City Hall could be facing a $29 million budget deficit by 2018 unless officials can increase revenues or make cuts to programs.

 

So this week, Q-Line asked: 

 

What do you think could be trimmed to ensure that the city’s coffers are not depleted in the next couple of years?

 

Here are your responses:

 

“Well, I think a great way that costs should be cut in this lovely city of San-Malicious would be to have the City Council quit paying themselves huge salaries. And, of course, some of the road crews working day and night — I think that they could also cut their salaries. So that’s my answer. One could trim a lot of money and put the money towards teachers. Teachers and police officers. And, of course, better drivers for the local bus service, including the blue line.”

 

“The city coffers will be saved only if they trim the fat out of the staffing throughout the city, except for the police and fire department personnel. And stop the ridiculous bonuses and perks. Let these creatures just do their damn jobs and be very glad they have one. Also, stop outsourcing work to “consulting agencies” — they’re always doing that — and excessively-paid vendors of one kind or another. What do the hired city personnel do anyway? Last, but certainly not least, get rid of the mooching con artists, bums, drug addicts, alcoholics, runaway teenagers and other assorted cruds. Oh, and stop building low-income tenements for more budget-draining creatures. The middle class is not going to be around very much longer for you to tax into their own poverty.”

 

“Please. Stop adding your so-called improvements to all the streets in Santa Monica. These medians with special trees planted in them and all kinds of things to impede the flow of traffic do nothing but cost money. And it does; it stops the flow of traffic. Please stop wasting money on frivolous things like that.”

 

“City Hall could be cutting by cutting administrator salaries — probably administrator staff — and the ridiculous consulting fees they pay everybody.”

 

“Well, you know, with the comrades on the City Council, we are looking at another revenue enhancement. Don’t you just love that term for more taxes? Do you believe we are $29 million in the hole? We have a $600 million budget. I bet I can lop off at least 25 percent and still run the important programs in this town. Start with cutting the $8 million waste fixing the pier. Stop funding all these non-profits that really help themselves. Stop all vote-buying of low-informational people by cutting tax-supported, public low-income housing. Losing the state redevelopment funds was one of the best things to have happened to Santa Monica. Stop trying to save the world with costly green power. Stop the free lunches. Stop PYFC. Stop the light rail. Stop being foolish and believing the oily propagandists at City Hall are on your side.”

 

“If the city wishes to trim costs perhaps they should look at our local Apple Store. Prior to moving to its new location on the Third Street Promenade it was noted to be a million dollar per day grossing store — the highest daily grossing store per day in our nation. The sales and business tax that provides our city is enormous. The new, bigger store will hopefully provide even more bucks for the city. Now if they can make Apple be like Starbucks is on every corner of the promenade the budget problems should be solved.”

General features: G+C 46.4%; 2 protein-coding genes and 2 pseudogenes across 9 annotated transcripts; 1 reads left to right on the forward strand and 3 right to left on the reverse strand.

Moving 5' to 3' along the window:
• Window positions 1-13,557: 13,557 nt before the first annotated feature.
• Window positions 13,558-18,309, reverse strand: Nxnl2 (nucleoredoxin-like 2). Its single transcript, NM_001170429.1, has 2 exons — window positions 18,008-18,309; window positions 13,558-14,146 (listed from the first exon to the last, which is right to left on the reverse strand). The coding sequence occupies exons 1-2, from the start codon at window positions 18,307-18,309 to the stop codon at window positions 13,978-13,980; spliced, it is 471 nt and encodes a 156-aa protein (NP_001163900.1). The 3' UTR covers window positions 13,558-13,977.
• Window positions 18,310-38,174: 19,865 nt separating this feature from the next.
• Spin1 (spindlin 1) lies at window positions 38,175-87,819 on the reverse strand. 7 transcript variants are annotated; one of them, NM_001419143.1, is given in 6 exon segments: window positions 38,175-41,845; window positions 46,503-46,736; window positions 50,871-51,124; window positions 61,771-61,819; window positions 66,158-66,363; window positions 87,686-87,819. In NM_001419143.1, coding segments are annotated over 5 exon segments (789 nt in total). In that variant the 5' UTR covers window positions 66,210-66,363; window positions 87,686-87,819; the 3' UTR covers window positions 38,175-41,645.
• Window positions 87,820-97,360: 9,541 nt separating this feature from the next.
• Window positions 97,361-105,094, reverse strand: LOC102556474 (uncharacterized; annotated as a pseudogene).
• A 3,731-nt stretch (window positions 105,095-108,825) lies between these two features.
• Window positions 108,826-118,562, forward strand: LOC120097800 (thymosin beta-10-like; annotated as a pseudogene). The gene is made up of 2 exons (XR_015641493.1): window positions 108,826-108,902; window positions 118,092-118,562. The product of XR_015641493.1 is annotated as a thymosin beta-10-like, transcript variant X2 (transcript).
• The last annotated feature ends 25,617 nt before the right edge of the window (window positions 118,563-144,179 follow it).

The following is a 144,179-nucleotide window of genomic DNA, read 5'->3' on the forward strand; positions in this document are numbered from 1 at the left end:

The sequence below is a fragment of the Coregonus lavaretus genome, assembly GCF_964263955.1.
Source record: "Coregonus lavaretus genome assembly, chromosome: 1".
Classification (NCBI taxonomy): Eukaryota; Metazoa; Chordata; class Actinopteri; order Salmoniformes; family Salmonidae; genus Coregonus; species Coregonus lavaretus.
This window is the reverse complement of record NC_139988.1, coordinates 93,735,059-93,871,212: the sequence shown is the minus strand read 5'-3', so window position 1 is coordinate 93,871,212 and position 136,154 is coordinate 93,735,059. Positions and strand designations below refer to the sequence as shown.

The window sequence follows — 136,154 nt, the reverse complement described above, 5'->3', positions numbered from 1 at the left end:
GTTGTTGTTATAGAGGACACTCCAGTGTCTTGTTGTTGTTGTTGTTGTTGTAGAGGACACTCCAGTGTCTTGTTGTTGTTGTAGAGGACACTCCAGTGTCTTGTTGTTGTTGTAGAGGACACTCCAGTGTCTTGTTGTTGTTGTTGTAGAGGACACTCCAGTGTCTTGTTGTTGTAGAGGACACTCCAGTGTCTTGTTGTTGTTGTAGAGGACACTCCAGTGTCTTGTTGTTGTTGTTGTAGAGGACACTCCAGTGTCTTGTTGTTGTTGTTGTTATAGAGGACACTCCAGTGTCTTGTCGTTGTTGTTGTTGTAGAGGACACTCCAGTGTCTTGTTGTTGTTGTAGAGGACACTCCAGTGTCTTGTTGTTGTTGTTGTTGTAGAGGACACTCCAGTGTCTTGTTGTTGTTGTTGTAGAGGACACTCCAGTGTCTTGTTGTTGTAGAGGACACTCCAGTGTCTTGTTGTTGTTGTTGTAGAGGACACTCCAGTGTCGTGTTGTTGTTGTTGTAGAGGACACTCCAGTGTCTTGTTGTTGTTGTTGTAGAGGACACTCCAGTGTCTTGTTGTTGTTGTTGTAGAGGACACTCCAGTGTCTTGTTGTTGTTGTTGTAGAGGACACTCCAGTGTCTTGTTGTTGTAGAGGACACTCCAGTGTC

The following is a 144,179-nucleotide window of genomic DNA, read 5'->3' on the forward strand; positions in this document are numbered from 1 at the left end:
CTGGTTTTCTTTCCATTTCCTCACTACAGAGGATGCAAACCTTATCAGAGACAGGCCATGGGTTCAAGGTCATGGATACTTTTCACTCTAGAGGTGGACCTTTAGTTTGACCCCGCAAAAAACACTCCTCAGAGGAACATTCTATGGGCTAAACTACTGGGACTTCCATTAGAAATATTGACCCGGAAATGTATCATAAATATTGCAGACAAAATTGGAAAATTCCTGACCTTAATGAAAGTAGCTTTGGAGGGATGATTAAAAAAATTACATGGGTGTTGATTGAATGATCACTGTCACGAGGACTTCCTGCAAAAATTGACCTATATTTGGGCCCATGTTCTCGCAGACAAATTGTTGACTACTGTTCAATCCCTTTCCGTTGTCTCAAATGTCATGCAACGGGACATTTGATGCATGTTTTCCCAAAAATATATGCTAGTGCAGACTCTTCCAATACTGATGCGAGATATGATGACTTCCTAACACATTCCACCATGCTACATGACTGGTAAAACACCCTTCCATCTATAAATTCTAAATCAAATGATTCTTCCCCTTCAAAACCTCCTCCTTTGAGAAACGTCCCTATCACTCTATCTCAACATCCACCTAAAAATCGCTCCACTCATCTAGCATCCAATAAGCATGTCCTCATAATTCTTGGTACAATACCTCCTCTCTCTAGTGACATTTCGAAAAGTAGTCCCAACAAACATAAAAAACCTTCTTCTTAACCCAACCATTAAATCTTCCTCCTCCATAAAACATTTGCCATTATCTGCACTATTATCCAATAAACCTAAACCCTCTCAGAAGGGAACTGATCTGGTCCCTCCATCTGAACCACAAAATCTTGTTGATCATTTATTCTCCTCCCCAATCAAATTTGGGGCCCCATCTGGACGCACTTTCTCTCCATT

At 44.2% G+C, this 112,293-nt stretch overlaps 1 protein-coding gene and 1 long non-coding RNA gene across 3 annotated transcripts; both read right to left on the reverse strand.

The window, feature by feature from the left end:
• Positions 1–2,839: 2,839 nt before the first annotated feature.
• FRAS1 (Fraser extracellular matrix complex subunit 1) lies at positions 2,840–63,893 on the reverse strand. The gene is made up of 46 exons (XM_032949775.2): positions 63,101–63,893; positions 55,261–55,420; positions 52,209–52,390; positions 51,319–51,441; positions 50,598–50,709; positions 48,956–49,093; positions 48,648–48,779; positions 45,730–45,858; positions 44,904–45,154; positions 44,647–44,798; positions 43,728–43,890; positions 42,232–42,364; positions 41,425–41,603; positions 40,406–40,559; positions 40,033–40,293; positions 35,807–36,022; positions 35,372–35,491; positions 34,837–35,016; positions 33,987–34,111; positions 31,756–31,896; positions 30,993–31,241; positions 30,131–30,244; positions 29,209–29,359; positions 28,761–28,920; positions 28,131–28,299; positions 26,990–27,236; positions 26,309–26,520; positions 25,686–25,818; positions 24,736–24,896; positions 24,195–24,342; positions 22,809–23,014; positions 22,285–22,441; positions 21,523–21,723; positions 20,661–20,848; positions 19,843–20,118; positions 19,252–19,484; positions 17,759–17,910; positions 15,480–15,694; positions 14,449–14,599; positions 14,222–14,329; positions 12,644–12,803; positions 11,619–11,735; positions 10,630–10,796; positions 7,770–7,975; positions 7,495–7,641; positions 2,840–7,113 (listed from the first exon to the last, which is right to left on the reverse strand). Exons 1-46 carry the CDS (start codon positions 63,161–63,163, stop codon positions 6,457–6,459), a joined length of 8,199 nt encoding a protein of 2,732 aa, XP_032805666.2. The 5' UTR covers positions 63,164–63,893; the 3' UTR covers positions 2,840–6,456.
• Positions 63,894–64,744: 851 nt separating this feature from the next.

“The projected deficit is $29 million unless the city cuts spending, or raises taxes. The taxpayers have a legal obligation to pay the pension contributions of our fine police and fire department officers and other city employees. If we stop funding new regional social service programs we can  balance the budget without raising taxes. The homeless in Santa Monica are not here because they lost their home to foreclosure or were evicted from an apartment. They are here because ‘if you build it they will come.’ No new homeless shelters. We need to stop funding Community Corp. of Santa Monica (CCSM) low-income housing projects, since the majority of the occupants move here from outside the city to bolster Santa Monicans for Renters’ Rights voter base. Every shooting in Pico Neighborhood is adjacent to a city funded low-income housing project, which is why the head of the housing department and the executive director of CCSM won’t live next to their own low-income projects. The same applies to Step Up on Second. The city has funded four  projects for the mentally ill; most of the residents came from outside of our city, and the Step Up executive director doesn’t live in Santa Monica. Let the other cities in L.A. County do their fair share. Fund city pensions without raising taxes.”

 

“How many overpaid union workers in our town are needed to paint a line in the street? Ten staff workers to think it up, 25 people in the Planning Department to study it, 20 people in the traffic department to OK it, 10 engineers to figure it out and one guy to actually paint it.”

 

“That the city’s coffers are going down frankly stretches credulity. The taxes alone from new hotels, the Miramar expansion and dozens of developments such as Bergamot ought to see multi-millions pouring into the general fund, not to speak of the extra sales tax. However, does Rod Gould and his sidekick need to earn presidential and vice-presidential salaries? I think not. Do part-time council members need the salary and benefits they are getting? I think not! Council members ought to serve without pay and benefits. Their only compensation ought to be the satisfaction of serving Santa Monica and its residents.”